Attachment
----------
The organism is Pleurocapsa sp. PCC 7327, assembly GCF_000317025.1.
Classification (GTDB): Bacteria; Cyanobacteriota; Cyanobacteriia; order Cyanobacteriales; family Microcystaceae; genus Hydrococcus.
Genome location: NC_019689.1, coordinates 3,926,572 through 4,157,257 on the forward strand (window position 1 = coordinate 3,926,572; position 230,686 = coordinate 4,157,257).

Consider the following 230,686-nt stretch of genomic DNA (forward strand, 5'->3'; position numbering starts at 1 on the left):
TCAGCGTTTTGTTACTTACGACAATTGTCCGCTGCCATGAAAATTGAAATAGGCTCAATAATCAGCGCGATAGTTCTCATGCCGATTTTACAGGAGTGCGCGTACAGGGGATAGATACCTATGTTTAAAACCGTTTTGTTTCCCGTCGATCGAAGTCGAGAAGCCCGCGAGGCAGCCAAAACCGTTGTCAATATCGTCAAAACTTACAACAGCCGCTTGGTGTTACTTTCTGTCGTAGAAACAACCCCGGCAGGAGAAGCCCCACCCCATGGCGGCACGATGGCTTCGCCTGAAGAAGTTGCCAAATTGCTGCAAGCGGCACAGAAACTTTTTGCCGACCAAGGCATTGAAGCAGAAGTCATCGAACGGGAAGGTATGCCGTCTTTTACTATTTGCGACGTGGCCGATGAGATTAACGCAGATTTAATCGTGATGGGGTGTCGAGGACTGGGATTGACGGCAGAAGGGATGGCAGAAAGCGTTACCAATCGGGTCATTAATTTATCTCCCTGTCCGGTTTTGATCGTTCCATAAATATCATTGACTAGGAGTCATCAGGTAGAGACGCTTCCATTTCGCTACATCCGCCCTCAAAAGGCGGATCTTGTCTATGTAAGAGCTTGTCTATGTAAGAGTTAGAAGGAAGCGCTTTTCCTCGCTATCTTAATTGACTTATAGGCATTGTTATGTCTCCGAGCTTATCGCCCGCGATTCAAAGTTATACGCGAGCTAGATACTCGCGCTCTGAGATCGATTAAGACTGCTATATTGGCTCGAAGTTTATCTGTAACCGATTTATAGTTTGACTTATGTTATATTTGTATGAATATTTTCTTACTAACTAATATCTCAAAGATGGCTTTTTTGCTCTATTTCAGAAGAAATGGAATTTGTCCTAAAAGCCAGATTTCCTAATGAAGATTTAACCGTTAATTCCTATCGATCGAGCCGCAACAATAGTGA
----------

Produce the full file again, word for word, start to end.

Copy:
The organism is Pleurocapsa sp. PCC 7327, assembly GCF_000317025.1.
Classification (GTDB): Bacteria; Cyanobacteriota; Cyanobacteriia; order Cyanobacteriales; family Microcystaceae; genus Hydrococcus.
Genome location: NC_019689.1, coordinates 3,926,572 through 4,157,257 on the forward strand (window position 1 = coordinate 3,926,572; position 230,686 = coordinate 4,157,257).

Consider the following 230,686-nt stretch of genomic DNA (forward strand, 5'->3'; position numbering starts at 1 on the left):
TCAGCGTTTTGTTACTTACGACAATTGTCCGCTGCCATGAAAATTGAAATAGGCTCAATAATCAGCGCGATAGTTCTCATGCCGATTTTACAGGAGTGCGCGTACAGGGGATAGATACCTATGTTTAAAACCGTTTTGTTTCCCGTCGATCGAAGTCGAGAAGCCCGCGAGGCAGCCAAAACCGTTGTCAATATCGTCAAAACTTACAACAGCCGCTTGGTGTTACTTTCTGTCGTAGAAACAACCCCGGCAGGAGAAGCCCCACCCCATGGCGGCACGATGGCTTCGCCTGAAGAAGTTGCCAAATTGCTGCAAGCGGCACAGAAACTTTTTGCCGACCAAGGCATTGAAGCAGAAGTCATCGAACGGGAAGGTATGCCGTCTTTTACTATTTGCGACGTGGCCGATGAGATTAACGCAGATTTAATCGTGATGGGGTGTCGAGGACTGGGATTGACGGCAGAAGGGATGGCAGAAAGCGTTACCAATCGGGTCATTAATTTATCTCCCTGTCCGGTTTTGATCGTTCCATAAATATCATTGACTAGGAGTCATCAGGTAGAGACGCTTCCATTTCGCTACATCCGCCCTCAAAAGGCGGATCTTGTCTATGTAAGAGCTTGTCTATGTAAGAGTTAGAAGGAAGCGCTTTTCCTCGCTATCTTAATTGACTTATAGGCATTGTTATGTCTCCGAGCTTATCGCCCGCGATTCAAAGTTATACGCGAGCTAGATACTCGCGCTCTGAGATCGATTAAGACTGCTATATTGGCTCGAAGTTTATCTGTAACCGATTTATAGTTTGACTTATGTTATATTTGTATGAATATTTTCTTACTAACTAATATCTCAAAGATGGCTTTTTTGCTCTATTTCAGAAGAAATGGAATTTGTCCTAAAAGCCAGATTTCCTAATGAAGATTTAACCGTTAATTCCTATCGATCGAGCCGCAACAATAGTGA